Yusuke Narita, an assistant professor of economics at Yale University believes that old people should just perform “seppuku” in order to stem off the growing crisis in Japan over entitlement programs that may soon run dry.
“Japan has the highest proportion of elderly citizens of any country in the world, and the percentage of the population aged over 65 has steadily increased since the 1950s,” according to Business Insider.
“Last month, Japanese Prime Minister Fumio Kishida said the country was on the verge of a crisis.”
The New York Times reported that he said, “I feel like the only solution is pretty clear. In the end, isn’t it mass suicide and mass ‘seppuku’ of the elderly?” Seppuku is an act of ritual disembowelment that was a code among dishonored samurai in the 19th century.
Last year, when asked by a school-age boy to elaborate on his mass seppuku theories, Dr. Narita graphically described to a group of assembled students a scene from “Midsommar,” a 2019 horror film in which a Swedish cult sends one of its oldest members to commit suicide by jumping off a cliff.
“Whether that’s a good thing or not, that’s a more difficult question to answer,” Dr. Narita told the questioner as he assiduously scribbled notes. “So if you think that’s good, then maybe you can work hard toward creating a society like that.”
At other times, he has broached the topic of euthanasia. “The possibility of making it mandatory in the future,” he said in one interview, will “come up in discussion.”
Narita is not a rogue outsider. He’s merely saying out loud what many in our “intellectual class” believe. For example, Canada has begun advertising assisted suicide as a way to get expenses off of its single-payer healthcare system. In what has been called “probably the biggest existential threat to disabled people since the Nazis’ program in Germany in the 1930s,” Canadian newspapers have been filling up with stories of people who want to live, but have handicaps, being nudged towards suicide.
Legal Insurrection brought up that Narita has many critics in Japan, and they think he’s gone too far this time around, nothing that Japan’s history in World War II makes that nation more susceptible to wild policies like the one the Yale professor proposed.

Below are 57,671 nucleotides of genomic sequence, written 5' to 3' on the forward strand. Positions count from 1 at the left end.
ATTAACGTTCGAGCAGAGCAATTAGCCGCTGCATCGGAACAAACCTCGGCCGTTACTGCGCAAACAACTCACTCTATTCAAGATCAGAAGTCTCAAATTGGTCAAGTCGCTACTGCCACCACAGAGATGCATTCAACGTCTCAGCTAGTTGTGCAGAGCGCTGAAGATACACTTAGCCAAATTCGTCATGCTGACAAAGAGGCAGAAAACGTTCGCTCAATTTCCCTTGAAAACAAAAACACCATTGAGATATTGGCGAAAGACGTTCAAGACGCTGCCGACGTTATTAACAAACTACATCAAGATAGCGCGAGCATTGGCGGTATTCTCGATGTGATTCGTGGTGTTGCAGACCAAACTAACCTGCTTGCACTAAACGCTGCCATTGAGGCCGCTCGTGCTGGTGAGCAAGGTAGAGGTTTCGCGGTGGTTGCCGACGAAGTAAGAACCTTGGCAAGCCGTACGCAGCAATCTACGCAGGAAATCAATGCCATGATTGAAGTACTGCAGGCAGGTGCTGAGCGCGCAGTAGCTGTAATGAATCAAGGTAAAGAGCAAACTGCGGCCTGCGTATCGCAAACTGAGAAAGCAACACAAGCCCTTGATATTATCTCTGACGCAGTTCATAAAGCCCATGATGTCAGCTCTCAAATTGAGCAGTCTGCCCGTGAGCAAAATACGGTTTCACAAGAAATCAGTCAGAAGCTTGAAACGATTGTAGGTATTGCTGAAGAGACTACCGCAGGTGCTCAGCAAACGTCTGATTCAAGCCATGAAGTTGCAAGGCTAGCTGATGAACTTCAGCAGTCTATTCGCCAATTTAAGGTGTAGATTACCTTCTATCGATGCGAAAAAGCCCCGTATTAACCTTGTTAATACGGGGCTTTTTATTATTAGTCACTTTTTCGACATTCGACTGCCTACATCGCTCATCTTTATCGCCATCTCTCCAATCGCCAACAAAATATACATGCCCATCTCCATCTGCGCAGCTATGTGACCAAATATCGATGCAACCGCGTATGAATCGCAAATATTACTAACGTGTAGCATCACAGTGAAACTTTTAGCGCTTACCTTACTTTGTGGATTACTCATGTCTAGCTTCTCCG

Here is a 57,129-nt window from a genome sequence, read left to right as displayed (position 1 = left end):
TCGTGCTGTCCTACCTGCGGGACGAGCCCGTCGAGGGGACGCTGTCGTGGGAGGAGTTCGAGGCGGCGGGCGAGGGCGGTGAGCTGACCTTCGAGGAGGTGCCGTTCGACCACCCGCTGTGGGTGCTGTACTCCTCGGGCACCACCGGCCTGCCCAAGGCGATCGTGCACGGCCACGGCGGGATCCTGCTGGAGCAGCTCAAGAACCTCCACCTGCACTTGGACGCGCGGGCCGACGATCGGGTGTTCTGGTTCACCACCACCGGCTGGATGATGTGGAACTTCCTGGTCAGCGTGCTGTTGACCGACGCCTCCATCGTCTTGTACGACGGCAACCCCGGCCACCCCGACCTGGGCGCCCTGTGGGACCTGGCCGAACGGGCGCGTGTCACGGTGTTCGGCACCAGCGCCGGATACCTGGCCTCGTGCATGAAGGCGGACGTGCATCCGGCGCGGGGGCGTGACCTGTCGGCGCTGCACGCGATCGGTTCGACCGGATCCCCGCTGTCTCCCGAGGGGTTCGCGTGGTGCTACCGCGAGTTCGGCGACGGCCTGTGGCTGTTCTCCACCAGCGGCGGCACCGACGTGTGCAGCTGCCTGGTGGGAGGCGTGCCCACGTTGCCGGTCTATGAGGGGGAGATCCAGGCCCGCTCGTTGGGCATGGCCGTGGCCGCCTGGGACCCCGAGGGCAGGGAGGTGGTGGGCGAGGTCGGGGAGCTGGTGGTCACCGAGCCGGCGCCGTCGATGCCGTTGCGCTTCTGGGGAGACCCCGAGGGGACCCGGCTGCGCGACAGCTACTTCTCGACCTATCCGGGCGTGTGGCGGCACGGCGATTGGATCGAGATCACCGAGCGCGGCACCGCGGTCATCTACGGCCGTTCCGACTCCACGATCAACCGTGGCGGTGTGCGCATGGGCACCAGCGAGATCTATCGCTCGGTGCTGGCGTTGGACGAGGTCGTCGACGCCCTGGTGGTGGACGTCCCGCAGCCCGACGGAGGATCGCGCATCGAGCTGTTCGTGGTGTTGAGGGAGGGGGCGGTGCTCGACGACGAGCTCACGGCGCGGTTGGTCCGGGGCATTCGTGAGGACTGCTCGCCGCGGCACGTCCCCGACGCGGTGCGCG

“Dr. Narita’s language, particularly when he has mentioned “mass suicide,” arouses historical sensitivities in a country where young men were sent to their deaths as kamikaze pilots during World War II and Japanese soldiers ordered thousands of families in Okinawa to commit suicide rather than surrender.
Critics worry that his comments could summon the kinds of sentiments that led Japan to pass a eugenics law in 1948, under which doctors forcibly sterilized thousands of people with intellectual disabilities, mental illness or genetic disorders. In 2016, a man who believed those with disabilities should be euthanized murdered 19 people at a care home outside Tokyo.
University of Tokyo sociologist Yuki Honda called Narita’s comments ‘hatred toward the vulnerable.’”
Many of Narita’s biggest fans have become frustrated by Japan’s aging society, which makes them especially dangerous. The outlet continued, “’It’s irresponsible,’ said Masaki Kubota, a journalist who has written about Dr. Narita. People panicking about the burdens of an aging society ‘might think, ‘Oh, my grandparents are the ones who are living longer,’ Mr. Kubota said, “‘and we should just get rid of them.’
Masato Fujisaki, a columnist, argued in Newsweek Japan that the professor’s remarks “should not be easily taken as a ‘metaphor.’ Dr. Narita’s fans, Mr. Fujisaki said, are people “who think that old people should just die already and social welfare should be cut.'”
According to reports, the Yale prof is a rising star who “has gained thousands of followers on social media in Japan among resentful youth who believe their economic progress has been held back by the aging society.
Narita has more than 550,000 followers on Twitter and regularly appears on online Japanese shows and magazine covers.”
Assisted suicide activists have slowly been gaining traction in the United States. In February, Washington Monthly wrote a piece titled, “Why Democrats Should Become the Party of Medically Assisted Dying,” trying to mainstream the idea. Over the past decade or so, nine Democratic-led legislatures have legalized assisted suicide in their states.
In 2022, Oregon declared it unconstitutional to refuse assisted suicide to people from other states willing to travel there to die. This effectively makes everyone in the United States eligible for that state’s suicide regime.
Death With Dignity, a public advocacy group, spent hundreds of thousands of dollars lobbying for the cause in 2021.